This Wednesday, the City of La Mesa will officially celebrate the opening of a new pocket park with a unique focal point, and history.
The Lookout at Legacy Park is located at the intersection of La Mesa Boulevard and Allison Avenue.
The focal point of the new public art project is a colorful gazebo, which illustrates the city's history and landmarks through mosaic panels.
"It really creates a community gathering spot," said Yvonne Garrett, the Assistant City Manager for the City of La Mesa. "I really think it will become a very important and integral part of our downtown village."
Mary Lynn and Jesus Dominguez, who moved to La Mesa in the 1970s, designed the gazebo and put it together in their home, with the help of their daughter.
"We've got the hills illustrated because its motto is La Mesa, the jewel of the hills," said Mary Lynn Dominguez. "There's also a jewel at the top, so there's symbolism here and there."
Mary Lynn said they called the gazebo "The Lookout" because La Mesa Boulevard was originally called Lookout Boulevard.
The initial challenge, she recalled, was deciding how to transform a small plot of landscape that served as a traffic island into a permanent tribute to the city of La Mesa.
"We started out with a sculpture, then realized maybe it would be more fun to have something more interactive and useful," she explained.
The Lookout project got the green light in 2012, the year of La Mesa's centennial.
"It was in celebration of the centennial, so there's actually one hundred years in tile on it, just as a design element," said Mary Lynn Dominguez.
In one corner of Legacy Park is a bronze casting of a helix aspersa. In 1872, a scientist discovered the snail on land that would eventually be called Mount Helix.
Jesus Dominguez, a former sculpture professor at San Diego State University, created the snail sculpture, with the help of current students.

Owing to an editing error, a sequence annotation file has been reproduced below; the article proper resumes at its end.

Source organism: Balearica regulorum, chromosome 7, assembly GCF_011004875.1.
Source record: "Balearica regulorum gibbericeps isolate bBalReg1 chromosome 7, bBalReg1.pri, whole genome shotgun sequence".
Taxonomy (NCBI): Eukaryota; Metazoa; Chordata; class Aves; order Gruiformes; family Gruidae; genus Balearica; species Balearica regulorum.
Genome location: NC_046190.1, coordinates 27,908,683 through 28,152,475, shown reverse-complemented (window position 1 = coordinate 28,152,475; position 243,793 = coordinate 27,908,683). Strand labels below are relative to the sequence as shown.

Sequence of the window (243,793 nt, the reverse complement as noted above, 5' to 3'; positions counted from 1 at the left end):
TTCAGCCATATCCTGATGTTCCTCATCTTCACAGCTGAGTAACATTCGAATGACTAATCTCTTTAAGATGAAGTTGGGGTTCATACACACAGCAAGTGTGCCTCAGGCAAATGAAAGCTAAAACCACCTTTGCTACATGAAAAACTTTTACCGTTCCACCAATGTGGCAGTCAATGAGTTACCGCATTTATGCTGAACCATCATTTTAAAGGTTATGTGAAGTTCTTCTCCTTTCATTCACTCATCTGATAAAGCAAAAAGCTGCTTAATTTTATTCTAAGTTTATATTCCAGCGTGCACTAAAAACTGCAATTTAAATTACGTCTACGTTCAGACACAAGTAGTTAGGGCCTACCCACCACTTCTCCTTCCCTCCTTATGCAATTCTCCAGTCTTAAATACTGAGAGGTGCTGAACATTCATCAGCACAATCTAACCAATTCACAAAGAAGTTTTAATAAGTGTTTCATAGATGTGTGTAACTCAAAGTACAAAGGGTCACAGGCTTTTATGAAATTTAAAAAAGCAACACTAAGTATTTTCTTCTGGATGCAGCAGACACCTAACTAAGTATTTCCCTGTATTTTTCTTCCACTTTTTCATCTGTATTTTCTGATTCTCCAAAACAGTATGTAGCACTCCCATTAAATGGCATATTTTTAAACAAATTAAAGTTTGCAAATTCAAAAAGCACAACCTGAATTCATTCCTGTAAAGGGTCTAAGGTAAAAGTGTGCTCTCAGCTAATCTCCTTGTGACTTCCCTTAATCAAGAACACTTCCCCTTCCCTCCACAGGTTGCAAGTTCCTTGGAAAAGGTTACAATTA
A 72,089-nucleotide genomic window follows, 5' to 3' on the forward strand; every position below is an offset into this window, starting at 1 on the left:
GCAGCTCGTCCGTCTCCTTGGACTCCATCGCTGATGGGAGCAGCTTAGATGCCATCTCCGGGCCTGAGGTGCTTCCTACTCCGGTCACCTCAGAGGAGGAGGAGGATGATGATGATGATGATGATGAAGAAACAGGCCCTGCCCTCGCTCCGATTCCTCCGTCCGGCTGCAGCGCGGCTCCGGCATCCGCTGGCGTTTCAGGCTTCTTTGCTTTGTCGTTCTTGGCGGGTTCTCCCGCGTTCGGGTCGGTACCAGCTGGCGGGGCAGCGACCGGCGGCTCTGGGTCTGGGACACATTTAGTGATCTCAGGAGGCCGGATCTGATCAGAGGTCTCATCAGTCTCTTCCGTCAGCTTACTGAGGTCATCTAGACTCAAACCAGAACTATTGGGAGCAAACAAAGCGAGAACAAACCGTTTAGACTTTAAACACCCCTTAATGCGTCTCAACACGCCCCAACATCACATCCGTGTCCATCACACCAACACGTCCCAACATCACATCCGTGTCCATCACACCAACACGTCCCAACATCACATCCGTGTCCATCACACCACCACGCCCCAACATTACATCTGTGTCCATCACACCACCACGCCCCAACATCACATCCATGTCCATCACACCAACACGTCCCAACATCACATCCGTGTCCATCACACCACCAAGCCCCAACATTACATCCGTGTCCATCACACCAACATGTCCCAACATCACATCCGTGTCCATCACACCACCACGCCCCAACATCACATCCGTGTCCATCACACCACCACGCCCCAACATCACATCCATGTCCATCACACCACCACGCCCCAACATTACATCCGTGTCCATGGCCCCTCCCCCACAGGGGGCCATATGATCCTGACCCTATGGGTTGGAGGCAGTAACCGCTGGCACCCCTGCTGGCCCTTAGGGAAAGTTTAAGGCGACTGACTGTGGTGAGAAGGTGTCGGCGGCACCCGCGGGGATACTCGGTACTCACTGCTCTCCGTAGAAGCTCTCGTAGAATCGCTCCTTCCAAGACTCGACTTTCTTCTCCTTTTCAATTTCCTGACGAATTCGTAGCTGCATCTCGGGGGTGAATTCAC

"I'm so happy with this guy," said Jesus. "In fact, I missed it. I had it in my studio. Every day was like seeing my buddy."
It cost about $165,000 to build Legacy Park. Garrett says most of the money came from community donations. The city also used funds raised at centennial events as seed money to build the park.
"Not only did we have a wonderful year of celebrating our 100th birthday, you now have a permanent place that says, this is all about La Mesa," said Garrett.
Legacy Park will be considered the eastern gateway to La Mesa's newly renovated downtown village, where several months ago, the city debuted new street lights, benches and renovated sidewalks as part of a separate, $6 million dollar project.
"The fact that we now have these wide sidewalks, we have street trees, we have street furniture along the way, makes it an inviting place to stroll and shop," said Garrett.
La Mesa will celebrate the opening of Legacy Park Wednesday evening at 6 p.m.
"Not everybody gets to do something like this," said Jesus Dominguez. "I'm very proud to have a part in this. We love this little city."
Just before Wednesday's celebration, the city will bury a time capsule stored inside a concrete vault, in the middle of the gazebo.
Inside the capsule will be commemorative items from 2012, photos of the city, and other historical items.
It will be unearthed 50 years after the city's centennial, in the year 2062.